Help to claim and manage money

People with learning disabilities often need to be supported over their benefit claims. Charlie Callanan looks at getting advice and how to act on someone’s behalf

Looking after welfare benefits can put a huge stress on people. However, professionals who work with people with a learning disability can help clients manage their benefits in various ways. Common types of everyday help given by professionals will usually involve assisting people with processes such as making benefit claims or completing forms (eg the capability for work questionnaire). Where a claimant is mentally capable of doing these tasks, the responsibility for their benefits remains with them. However, many people who are less able to understand and manage their benefits will need some help to claim and maintain their benefit awards.

Advice workers and other professionals can telephone the Department for Work and Pensions (DWP), even without the client being present, to discuss issues or problems about a benefit claim. If an advice worker is able to provide enough personal information and details about the issue (eg the date of a recent DWP decision), the DWP should accept they have implicit consent from the client to discuss their case.

However, in universal credit, the enquiry helpline will not discuss anything with anyone other than the client about their claim unless they have given explicit consent to another person. The client can give this consent verbally or in writing in their universal credit journal. They must state what information they want to be disclosed, why it is needed and the details of the person and/or organisation who is assisting.



If you become a DWP appointee, the issue of consent is not a problem. Anyone who holds an appointeeship is authorised to act on the claimant’s behalf regarding all of their DWP benefits. An appointee may be personally known to the claimant, such as a relative or friend, or may be a professional, for example an employee in the council’ social services department.

The appointee has all the rights and responsibilities the claimant would have so they should do certain things. They must inform DWP of any material changes to the client’s circumstances, for example about increases and decreases in their capital (eg savings), or any deterioration or improvements in their disability. The appointee should try to maximise the client’s income from any benefits to which they are entitled. This may involve getting a benefit check from a welfare rights adviser; it could be to check the correct level of means-tested benefit is being paid or that the level of disability benefit award, such as a personal independence payment (PIP), is still appropriate. If any letters or forms are sent to the appointee that require a response, such as a PIP review form, the appointee should act on these. The appointee should, of course, provide money for the client to live on and may have to pay bills on their behalf.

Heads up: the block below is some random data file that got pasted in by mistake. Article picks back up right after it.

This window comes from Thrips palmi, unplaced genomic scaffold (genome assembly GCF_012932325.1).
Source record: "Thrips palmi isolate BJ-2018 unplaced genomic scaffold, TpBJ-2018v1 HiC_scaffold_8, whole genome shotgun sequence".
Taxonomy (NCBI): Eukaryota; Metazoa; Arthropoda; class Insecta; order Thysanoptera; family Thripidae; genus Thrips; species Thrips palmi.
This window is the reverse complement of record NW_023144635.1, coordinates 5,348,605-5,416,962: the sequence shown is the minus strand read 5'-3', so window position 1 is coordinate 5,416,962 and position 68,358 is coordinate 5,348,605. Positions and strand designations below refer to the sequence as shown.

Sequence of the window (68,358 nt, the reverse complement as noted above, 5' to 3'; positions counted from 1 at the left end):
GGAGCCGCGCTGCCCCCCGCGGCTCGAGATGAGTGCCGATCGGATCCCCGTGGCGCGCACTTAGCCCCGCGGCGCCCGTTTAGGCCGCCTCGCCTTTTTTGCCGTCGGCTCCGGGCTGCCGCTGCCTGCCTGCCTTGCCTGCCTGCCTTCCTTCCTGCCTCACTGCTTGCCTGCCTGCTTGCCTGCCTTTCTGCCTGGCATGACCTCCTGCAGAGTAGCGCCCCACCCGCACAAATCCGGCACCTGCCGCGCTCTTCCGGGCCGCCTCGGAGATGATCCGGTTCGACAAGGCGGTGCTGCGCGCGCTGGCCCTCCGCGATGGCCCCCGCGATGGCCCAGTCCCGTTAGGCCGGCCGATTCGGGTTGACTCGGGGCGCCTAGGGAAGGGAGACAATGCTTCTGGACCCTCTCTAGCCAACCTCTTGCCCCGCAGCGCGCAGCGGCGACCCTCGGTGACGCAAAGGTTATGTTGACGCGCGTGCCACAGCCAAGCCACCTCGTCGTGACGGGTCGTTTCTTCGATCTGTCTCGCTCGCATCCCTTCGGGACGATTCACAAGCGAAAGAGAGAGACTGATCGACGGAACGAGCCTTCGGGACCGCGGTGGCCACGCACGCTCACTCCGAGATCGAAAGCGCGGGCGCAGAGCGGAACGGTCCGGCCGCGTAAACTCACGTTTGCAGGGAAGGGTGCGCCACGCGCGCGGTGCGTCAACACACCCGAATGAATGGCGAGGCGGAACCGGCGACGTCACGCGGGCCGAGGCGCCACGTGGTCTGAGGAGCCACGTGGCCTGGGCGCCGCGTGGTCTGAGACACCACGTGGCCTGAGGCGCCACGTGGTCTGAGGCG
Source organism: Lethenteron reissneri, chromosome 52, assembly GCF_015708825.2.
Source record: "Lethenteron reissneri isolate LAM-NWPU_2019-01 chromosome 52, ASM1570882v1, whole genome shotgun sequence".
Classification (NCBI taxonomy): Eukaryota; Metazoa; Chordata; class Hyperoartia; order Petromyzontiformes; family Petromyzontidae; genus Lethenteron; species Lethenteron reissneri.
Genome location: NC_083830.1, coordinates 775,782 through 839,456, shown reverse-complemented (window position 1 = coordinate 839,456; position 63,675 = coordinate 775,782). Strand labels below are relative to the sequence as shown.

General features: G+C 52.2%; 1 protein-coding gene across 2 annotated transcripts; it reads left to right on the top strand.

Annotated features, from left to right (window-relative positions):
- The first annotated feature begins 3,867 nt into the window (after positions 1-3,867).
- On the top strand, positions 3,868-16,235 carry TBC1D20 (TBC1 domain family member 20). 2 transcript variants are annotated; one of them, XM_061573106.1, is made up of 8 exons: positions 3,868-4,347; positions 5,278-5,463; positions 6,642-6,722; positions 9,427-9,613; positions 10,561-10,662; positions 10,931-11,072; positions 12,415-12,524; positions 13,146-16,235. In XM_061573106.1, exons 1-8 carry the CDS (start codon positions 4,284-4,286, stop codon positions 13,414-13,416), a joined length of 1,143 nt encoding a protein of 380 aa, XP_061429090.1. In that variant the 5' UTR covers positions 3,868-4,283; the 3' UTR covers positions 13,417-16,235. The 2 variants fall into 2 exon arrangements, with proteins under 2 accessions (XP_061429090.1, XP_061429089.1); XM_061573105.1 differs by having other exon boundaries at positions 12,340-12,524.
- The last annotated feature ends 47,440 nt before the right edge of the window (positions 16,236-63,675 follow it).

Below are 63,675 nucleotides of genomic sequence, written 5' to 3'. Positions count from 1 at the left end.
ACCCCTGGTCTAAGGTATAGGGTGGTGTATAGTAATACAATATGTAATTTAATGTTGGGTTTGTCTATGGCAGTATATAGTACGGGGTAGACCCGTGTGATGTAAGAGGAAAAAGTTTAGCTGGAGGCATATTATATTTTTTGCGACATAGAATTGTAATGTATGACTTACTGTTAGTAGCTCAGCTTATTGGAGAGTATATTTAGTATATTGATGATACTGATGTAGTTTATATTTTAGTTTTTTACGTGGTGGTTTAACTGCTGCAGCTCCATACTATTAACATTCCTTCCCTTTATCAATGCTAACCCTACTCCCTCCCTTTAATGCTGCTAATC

Some clients like to build a nest egg for future security. However, the appointee should make them aware that if they are of working age, their means-tested benefits may be reduced if their savings rise above £6,000 and, if savings go above £16,000, their means-tested benefits will be stopped. For a client of pension age, capital worth over £10,000 will affect their means-tested benefits.

The process to become an appointee involves completing form BF56, followed by the prospective appointee attending an interview with a DWP official and the disabled person.


Power of attorney

A power of attorney is an option that means you can manage both the welfare benefits and the broader financial affairs of a person with a learning disability. In England and Wales, this is called a lasting power of attorney (LPA) for property and financial affairs (similar powers are available in Scotland and Northern Ireland). The client can make an LPA only while they still have the mental capacity to make decisions.

However, an attorney can help them with benefits and other money matters even if they have mental capacity. An attorney can assist with matters of the client’s choosing, including managing welfare benefits and pensions, paying bills, arranging repairs to the client’s property and investing money. The attorney should keep accounts to show what monies have been spent or given to the client, and how much money is available in bank accounts and investments. This protects both the client and the attorney.

In cases where the client no longer has or has never had the capacity to manage their finances and does not have an LPA in place, an application to the court of protection for a financial deputy to be appointed can be made instead. As always, where the client’s position is complex or if they need more expert advice, the help of an experienced welfare rights adviser should be sought.

  • HM Government. Make, Register or End a Lasting Power of Attorney.
  • HM Government. Become an Appointee for Someone Claiming Benefits. someone-claiming-benefits
  • Mencap. Appointees, Deputies and Power of Attorneys.